Riding herd over Devlin wasn’t in the cards for Warner Bros. during production. Given that Skydance walked Geostorm in the door and had equity in the project, it was more appropriate to have them oversee Devlin. In sum, the general thinking among several executives at the time: Why even babysit Devlin? As a producer, he had an excellent track record delivering disaster genre films and event pictures directed by Roland Emmerich. Ellison and Devlin go way back: Devlin first cast Ellison a notable break as Eddie Beagle in the 2006 World War I pilot film Flyboys. Now Ellison in turn was producing Devlin’s latest VFX spectacle. During Geostorm‘s production, Skydance was also busy with other projects like Terminator: Genisys and Star Trek Beyond. But even the best directors need sounding boards, and some sources tell us that Devlin was in over his head. It’s akin to another story we heard on why Universal’s The Mummy went sideways, which was a case of blockbuster screenwriter Alex Kurtzman getting bogged down with the directing reins on his first $100M-plus budgeted event film. In the case of Geostorm‘s unbuckling, we hear that Devlin was rushing to meet a deadline so the film could hit its first release date of March 25, 2016. There are others who contend that in the end, putting the onus on Devlin is completely uncalled for: It wasn’t his movie in the end, rather a mess conjured up by too many cooks in the kitchen. Devlin did not have control over the characters who were cut out, those who were put in.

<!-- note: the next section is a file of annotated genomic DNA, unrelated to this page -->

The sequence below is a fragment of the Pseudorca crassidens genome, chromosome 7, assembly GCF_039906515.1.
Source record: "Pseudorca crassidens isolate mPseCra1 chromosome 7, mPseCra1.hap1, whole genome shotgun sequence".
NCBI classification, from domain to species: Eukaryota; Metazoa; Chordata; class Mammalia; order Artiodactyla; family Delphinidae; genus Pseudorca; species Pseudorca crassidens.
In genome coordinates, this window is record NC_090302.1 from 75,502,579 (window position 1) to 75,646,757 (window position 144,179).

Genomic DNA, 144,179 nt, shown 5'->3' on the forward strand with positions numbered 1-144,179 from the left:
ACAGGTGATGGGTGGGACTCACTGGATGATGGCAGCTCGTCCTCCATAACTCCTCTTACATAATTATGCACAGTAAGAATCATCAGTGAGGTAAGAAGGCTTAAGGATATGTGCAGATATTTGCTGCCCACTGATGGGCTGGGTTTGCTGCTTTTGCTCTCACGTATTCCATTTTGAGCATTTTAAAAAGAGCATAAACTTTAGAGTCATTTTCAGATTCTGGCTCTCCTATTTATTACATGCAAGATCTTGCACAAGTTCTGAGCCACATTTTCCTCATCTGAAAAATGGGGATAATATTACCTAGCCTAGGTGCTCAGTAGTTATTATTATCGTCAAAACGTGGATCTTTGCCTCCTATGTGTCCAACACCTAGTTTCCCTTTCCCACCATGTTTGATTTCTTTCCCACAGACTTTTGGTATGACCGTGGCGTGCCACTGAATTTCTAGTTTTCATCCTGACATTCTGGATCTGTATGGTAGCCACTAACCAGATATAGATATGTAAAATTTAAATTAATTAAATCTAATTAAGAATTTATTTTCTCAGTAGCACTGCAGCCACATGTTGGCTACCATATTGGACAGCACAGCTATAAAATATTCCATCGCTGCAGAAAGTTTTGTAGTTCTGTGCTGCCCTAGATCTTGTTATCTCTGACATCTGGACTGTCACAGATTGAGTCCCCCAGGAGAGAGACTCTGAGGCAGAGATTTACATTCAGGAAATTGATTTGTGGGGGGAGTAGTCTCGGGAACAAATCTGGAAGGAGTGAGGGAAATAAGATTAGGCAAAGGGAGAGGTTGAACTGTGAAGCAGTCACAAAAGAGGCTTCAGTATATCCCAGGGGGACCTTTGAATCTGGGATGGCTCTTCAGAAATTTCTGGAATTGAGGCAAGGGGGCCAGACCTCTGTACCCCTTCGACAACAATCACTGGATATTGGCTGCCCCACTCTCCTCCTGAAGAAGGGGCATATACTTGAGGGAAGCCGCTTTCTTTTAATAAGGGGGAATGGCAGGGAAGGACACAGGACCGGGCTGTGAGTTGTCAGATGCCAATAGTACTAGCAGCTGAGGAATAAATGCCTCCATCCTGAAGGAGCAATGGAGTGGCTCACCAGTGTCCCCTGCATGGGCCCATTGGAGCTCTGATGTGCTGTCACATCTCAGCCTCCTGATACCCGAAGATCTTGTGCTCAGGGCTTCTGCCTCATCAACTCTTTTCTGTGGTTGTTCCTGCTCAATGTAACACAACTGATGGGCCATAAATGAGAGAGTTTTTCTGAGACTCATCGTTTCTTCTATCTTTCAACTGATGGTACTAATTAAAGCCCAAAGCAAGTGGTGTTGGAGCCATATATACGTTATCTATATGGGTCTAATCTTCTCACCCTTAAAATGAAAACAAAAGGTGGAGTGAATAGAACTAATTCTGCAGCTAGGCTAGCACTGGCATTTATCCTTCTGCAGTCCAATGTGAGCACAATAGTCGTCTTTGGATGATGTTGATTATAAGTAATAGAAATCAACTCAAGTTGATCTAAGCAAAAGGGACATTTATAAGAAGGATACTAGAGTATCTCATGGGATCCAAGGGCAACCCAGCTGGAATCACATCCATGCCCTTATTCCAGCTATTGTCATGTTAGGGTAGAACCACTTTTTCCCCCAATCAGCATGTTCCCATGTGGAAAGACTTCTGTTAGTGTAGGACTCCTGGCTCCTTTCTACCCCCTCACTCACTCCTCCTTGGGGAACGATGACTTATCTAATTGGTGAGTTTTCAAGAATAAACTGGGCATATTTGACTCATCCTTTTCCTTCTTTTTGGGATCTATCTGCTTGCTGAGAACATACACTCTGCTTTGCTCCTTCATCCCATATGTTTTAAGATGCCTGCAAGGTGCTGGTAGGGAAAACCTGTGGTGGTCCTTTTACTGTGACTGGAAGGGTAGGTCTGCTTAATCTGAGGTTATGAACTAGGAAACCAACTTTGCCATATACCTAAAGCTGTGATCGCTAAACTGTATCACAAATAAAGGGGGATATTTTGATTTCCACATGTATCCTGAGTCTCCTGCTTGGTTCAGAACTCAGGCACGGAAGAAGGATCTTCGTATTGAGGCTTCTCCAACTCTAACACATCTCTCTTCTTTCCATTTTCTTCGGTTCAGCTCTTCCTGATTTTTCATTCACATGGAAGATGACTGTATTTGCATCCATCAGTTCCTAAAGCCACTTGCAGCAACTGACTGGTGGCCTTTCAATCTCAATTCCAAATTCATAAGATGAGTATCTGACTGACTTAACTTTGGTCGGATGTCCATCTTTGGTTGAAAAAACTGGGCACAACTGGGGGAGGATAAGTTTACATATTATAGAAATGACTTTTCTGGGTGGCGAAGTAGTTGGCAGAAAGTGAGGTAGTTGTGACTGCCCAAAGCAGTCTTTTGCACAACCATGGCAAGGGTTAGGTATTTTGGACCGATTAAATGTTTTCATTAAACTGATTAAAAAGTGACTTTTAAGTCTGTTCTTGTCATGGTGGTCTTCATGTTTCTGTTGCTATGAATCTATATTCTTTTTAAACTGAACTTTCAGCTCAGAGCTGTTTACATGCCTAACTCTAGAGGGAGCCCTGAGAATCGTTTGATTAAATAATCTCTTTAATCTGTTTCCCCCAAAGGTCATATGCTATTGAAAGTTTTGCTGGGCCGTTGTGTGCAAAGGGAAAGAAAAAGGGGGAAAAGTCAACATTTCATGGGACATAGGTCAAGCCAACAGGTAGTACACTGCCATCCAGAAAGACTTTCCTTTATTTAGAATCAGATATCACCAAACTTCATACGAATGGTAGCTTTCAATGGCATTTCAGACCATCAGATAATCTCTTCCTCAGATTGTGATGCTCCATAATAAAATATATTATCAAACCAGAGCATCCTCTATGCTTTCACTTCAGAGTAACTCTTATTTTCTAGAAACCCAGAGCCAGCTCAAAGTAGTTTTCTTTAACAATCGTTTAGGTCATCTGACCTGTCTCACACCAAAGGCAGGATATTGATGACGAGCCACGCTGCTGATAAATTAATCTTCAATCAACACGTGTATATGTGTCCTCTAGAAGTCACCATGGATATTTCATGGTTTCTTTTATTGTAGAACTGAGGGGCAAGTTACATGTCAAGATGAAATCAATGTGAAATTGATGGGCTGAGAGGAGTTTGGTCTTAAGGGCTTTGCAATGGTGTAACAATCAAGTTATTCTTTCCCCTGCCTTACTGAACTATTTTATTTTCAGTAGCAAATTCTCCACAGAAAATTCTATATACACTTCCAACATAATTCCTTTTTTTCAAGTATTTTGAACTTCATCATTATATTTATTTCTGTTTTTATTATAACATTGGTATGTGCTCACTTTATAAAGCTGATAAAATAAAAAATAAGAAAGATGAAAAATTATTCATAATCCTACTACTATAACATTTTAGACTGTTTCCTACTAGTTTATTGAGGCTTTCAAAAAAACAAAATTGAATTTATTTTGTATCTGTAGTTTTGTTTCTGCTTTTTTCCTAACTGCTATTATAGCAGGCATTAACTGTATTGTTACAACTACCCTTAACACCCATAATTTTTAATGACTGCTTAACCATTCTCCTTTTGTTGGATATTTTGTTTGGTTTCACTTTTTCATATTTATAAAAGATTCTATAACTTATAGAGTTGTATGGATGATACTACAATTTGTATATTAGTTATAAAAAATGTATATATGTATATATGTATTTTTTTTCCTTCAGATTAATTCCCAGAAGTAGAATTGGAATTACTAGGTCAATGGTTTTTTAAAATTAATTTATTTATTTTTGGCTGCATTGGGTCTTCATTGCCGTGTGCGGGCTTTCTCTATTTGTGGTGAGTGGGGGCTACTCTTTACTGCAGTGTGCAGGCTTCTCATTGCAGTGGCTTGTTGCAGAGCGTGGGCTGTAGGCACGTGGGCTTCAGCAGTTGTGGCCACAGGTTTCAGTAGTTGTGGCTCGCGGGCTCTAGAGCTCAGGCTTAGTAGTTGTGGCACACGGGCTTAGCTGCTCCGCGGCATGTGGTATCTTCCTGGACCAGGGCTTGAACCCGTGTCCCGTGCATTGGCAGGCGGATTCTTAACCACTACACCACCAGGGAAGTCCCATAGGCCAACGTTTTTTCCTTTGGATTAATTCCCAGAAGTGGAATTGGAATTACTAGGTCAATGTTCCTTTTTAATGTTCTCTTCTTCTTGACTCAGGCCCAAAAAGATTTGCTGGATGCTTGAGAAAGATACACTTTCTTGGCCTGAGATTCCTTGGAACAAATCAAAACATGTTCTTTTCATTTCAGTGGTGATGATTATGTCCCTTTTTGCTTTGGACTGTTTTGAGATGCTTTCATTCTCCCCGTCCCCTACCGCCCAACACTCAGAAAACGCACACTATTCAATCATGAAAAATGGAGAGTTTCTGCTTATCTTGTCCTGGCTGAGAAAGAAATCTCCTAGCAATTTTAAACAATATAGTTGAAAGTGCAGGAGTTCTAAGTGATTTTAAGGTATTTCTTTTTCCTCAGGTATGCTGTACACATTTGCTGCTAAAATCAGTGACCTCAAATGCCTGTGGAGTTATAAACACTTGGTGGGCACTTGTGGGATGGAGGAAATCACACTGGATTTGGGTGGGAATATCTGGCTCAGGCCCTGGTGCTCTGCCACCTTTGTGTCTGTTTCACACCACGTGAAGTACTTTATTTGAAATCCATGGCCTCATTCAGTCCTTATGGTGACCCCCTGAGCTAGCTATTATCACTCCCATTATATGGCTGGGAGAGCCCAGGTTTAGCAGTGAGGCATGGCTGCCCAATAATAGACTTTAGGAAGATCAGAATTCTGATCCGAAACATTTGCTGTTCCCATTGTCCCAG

Sources tell Deadline that the first cut shown to Warner Bros. studio executives was “unwatchable.” Geostorm spent 61 weeks in post, went through two composers, and was previewed three-to-four times before Silverman and Ellison phoned up Bruckheimer for help. Before Bruckheimer’s team stepped in to clear up Geostorm, they reportedly wanted to make sure that Devlin was OK with their participation, given their respect for him. Devlin was scheduled to continue on to his next directorial, the thriller Bad Samaritan. Devlin welcomed Bruckheimer’s help, and was privy to all the changes being made, including Danny Cannon’s direction and Laeta Kalogridis’ rewrites.